NEW DELHI: Donald Trump took oath of office as the 45th President of United States of America, with a call to buy American and hire American, where analysts saw threats of trade wars, retaliatory tariffs, currency wars in the global economy.
In an inaugural address that smacked of an era of fierce protectionism for American jobs and trade, Trump vowed to put America first in everything he does, sending out a strong signal to the world. He promised to bring jobs back to the US, and “eradicate completely” Islamic terrorism.
Jittery global markets, including Indian market, could react negatively when trading resumes on Monday.
Most of the global markets closed the week in the red. The FTSE of Britain saw a 1.2 per cent cut, while Dow Jones slipped 1.1 per cent, Nikkei 0.8 per cent and the Sensex 0.7 per cent.
The new US administration said its trade strategy to protect American jobs would start with the withdrawal from the 12-nation Trans-Pacific Partnership (TPP) trade pact.
Soon after Trump’s inauguration, a White House statement said the United States would also “crack down on those nations that violate trade agreements and harm American workers in the process.”
“US President Trump’s assertion that ‘We will follow the two principles of Buy American & Hire American’ is an unambiguous signal of the start of a new era of fierce protectionism for American jobs and trade as well as isolationism,” Ajay Bodke, CEO & Chief Portfolio Manager – PMS, Prabhudas Lilladher, told ETMarkets.com.
“A Trumpian view that looks at global trade and commerce and geo-strategic alliances as a zero-sum game with losers and winners against a win-win for both trading partners and geo-strategic allies can only fuel trade wars and raise fears among allies dependent on America for security,” he said.
Before taking oath as US President, Trump had vowed to label China as a currency manipulator for purposes of a competitive trade advantage. He threatened to impose a tariff of up to 45 per cent on Chinese exports to the US, a move that may set off trade war.
If China devalues its currency further, it may lead to fierce currency war, which will be unsettling for global markets. A devaluation of the yuan would be accompanied by volatility in the rupee, pressure on experts as well as weakness in equity markets.
One of the main reasons that made China the global manufacturing hub was globalisation. Amid rising debt levels, the latest economic estimates do not show a bleak picture yet, but if manufacturers pull out of China, the GDP growth of 6.8 per cent recorded in the fourth quarter is likely to take a hit.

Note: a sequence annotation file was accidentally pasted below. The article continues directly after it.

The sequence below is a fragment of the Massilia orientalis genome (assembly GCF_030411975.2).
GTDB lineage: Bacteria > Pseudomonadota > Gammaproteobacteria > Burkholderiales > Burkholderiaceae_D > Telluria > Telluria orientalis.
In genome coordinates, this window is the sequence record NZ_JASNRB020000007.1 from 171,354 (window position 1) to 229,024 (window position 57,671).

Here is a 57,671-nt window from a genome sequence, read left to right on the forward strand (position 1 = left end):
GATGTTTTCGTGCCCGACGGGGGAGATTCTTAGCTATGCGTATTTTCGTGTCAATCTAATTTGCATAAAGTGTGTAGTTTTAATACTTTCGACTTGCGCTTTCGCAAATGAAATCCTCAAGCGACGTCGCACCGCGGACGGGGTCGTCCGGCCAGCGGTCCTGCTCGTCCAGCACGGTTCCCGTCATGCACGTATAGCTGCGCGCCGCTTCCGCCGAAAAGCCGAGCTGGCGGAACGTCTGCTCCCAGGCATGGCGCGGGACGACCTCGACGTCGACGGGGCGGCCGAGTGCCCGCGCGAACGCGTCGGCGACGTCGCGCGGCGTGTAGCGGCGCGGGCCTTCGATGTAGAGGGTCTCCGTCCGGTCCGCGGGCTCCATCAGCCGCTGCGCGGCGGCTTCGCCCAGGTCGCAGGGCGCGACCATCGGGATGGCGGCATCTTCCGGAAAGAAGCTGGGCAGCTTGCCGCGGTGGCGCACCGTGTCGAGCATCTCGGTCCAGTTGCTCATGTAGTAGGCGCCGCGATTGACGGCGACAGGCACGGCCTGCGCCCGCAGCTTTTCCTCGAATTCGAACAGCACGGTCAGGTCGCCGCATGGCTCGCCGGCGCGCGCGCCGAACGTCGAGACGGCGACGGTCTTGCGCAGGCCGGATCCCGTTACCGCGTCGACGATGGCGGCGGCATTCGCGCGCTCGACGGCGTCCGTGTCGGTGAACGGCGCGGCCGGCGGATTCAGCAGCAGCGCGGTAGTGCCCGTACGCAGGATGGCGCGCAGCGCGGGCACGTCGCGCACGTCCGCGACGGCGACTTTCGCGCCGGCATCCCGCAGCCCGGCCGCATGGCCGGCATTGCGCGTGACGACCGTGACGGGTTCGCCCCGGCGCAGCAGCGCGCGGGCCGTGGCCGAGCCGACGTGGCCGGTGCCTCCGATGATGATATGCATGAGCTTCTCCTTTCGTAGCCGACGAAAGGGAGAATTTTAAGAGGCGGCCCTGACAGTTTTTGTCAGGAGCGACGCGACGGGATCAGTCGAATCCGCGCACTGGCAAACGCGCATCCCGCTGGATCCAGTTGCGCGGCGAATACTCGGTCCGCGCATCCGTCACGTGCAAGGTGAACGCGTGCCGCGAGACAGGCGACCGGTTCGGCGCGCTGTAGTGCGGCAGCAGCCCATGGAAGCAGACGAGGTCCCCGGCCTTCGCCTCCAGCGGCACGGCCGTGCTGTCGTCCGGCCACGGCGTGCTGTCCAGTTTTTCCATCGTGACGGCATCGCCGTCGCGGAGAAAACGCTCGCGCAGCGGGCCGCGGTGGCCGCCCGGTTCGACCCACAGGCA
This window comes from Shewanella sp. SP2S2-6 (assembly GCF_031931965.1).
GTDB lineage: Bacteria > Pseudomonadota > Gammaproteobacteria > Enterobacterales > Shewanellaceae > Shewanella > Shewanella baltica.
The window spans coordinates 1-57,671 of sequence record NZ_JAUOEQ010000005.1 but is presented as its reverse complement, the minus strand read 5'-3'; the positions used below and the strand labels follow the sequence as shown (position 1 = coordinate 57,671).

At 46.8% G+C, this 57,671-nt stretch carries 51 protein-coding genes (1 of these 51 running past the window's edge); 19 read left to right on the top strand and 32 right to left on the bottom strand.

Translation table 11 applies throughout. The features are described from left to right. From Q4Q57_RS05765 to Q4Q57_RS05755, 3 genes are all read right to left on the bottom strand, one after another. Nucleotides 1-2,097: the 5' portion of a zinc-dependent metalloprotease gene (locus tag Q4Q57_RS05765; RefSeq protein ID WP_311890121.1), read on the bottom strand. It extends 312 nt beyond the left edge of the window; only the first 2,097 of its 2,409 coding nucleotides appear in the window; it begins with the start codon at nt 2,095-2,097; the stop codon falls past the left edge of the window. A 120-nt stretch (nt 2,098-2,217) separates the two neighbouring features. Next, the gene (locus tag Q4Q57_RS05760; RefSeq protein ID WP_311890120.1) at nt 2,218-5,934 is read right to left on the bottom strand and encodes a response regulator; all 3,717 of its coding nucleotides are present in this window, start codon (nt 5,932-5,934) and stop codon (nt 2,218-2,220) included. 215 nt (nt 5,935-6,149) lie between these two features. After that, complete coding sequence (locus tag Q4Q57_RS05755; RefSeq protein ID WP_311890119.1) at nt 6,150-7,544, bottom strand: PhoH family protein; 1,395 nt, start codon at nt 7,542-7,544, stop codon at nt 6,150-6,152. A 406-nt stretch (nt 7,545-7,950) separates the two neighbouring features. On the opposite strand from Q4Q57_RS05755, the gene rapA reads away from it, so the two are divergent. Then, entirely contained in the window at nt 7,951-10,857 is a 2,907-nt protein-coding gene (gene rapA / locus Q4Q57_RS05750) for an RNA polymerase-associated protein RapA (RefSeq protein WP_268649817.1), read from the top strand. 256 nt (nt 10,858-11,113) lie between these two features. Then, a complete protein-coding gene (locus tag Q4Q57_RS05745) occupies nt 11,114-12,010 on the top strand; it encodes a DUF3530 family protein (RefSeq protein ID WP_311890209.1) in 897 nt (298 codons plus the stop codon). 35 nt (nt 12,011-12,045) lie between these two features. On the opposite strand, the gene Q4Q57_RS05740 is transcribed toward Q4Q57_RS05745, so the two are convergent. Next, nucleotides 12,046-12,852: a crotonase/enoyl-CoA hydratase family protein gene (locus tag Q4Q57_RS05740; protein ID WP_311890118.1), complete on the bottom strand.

“Countries like India and China have been the biggest gainers of globalisation. The US has also gained enormously, but unfortunately, Trump does not see the gains. He only seems to think in terms of jobs that have been transported across to other countries,” said Mythili Bhusnurmath, Consulting Editor, ETNow.
The Trump era would also mean more rate hikes by the US Fed and a fall in corporate taxes in the US.
“If Trump stimulates the economy significantly, that will push interest rates and the dollar higher, which will create problems, worse if he implements protectionism,” Devan Kaloo, Head of EMs, Aberdeen AM, said in an interview with ETNow.
However, experts feel India stacks up quite well in that respect, and it is a safe haven within the emerging markets basket. But, it will still hurt sentiment of the investment community.
Bodke said trade wars, retaliatory tariffs and barriers to free movement of people and trade can cause turbulence in global markets.
He said the outsourcing industry and exporters to the US would need to be especially worried about this assertive call to protectionism.
US business accounts for 50-80 per cent of the total business of Indian IT companies. Minimum wage hike to $100,000 may translate into a 9-25 per cent cut in earnings per share (EPS) in FY18. However, the management commentaries for TCS as well as Infosys rebuffed those fears.